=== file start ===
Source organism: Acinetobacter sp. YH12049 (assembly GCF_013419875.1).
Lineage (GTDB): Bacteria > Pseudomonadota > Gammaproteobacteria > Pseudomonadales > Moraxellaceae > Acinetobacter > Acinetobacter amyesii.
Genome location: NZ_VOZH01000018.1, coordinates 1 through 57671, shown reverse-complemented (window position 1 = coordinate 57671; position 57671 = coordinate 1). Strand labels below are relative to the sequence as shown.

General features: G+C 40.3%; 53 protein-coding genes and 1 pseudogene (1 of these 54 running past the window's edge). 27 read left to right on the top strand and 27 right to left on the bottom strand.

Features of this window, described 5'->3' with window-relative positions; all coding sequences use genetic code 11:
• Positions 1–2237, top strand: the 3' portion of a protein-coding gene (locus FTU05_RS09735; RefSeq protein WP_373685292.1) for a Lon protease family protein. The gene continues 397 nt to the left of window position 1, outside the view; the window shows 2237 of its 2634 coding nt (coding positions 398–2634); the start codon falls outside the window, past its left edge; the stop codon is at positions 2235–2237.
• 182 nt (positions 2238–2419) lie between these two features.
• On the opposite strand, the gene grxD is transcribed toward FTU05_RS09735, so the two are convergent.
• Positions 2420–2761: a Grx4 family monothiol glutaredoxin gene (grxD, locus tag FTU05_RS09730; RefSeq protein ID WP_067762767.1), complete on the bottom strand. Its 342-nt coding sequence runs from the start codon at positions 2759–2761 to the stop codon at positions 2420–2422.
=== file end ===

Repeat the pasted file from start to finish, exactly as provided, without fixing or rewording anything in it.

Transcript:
Source organism: Acinetobacter sp. YH12049 (assembly GCF_013419875.1).
Lineage (GTDB): Bacteria > Pseudomonadota > Gammaproteobacteria > Pseudomonadales > Moraxellaceae > Acinetobacter > Acinetobacter amyesii.
Genome location: NZ_VOZH01000018.1, coordinates 1 through 57671, shown reverse-complemented (window position 1 = coordinate 57671; position 57671 = coordinate 1). Strand labels below are relative to the sequence as shown.

General features: G+C 40.3%; 53 protein-coding genes and 1 pseudogene (1 of these 54 running past the window's edge). 27 read left to right on the top strand and 27 right to left on the bottom strand.

Features of this window, described 5'->3' with window-relative positions; all coding sequences use genetic code 11:
• Positions 1–2237, top strand: the 3' portion of a protein-coding gene (locus FTU05_RS09735; RefSeq protein WP_373685292.1) for a Lon protease family protein. The gene continues 397 nt to the left of window position 1, outside the view; the window shows 2237 of its 2634 coding nt (coding positions 398–2634); the start codon falls outside the window, past its left edge; the stop codon is at positions 2235–2237.
• 182 nt (positions 2238–2419) lie between these two features.
• On the opposite strand, the gene grxD is transcribed toward FTU05_RS09735, so the two are convergent.
• Positions 2420–2761: a Grx4 family monothiol glutaredoxin gene (grxD, locus tag FTU05_RS09730; RefSeq protein ID WP_067762767.1), complete on the bottom strand. Its 342-nt coding sequence runs from the start codon at positions 2759–2761 to the stop codon at positions 2420–2422.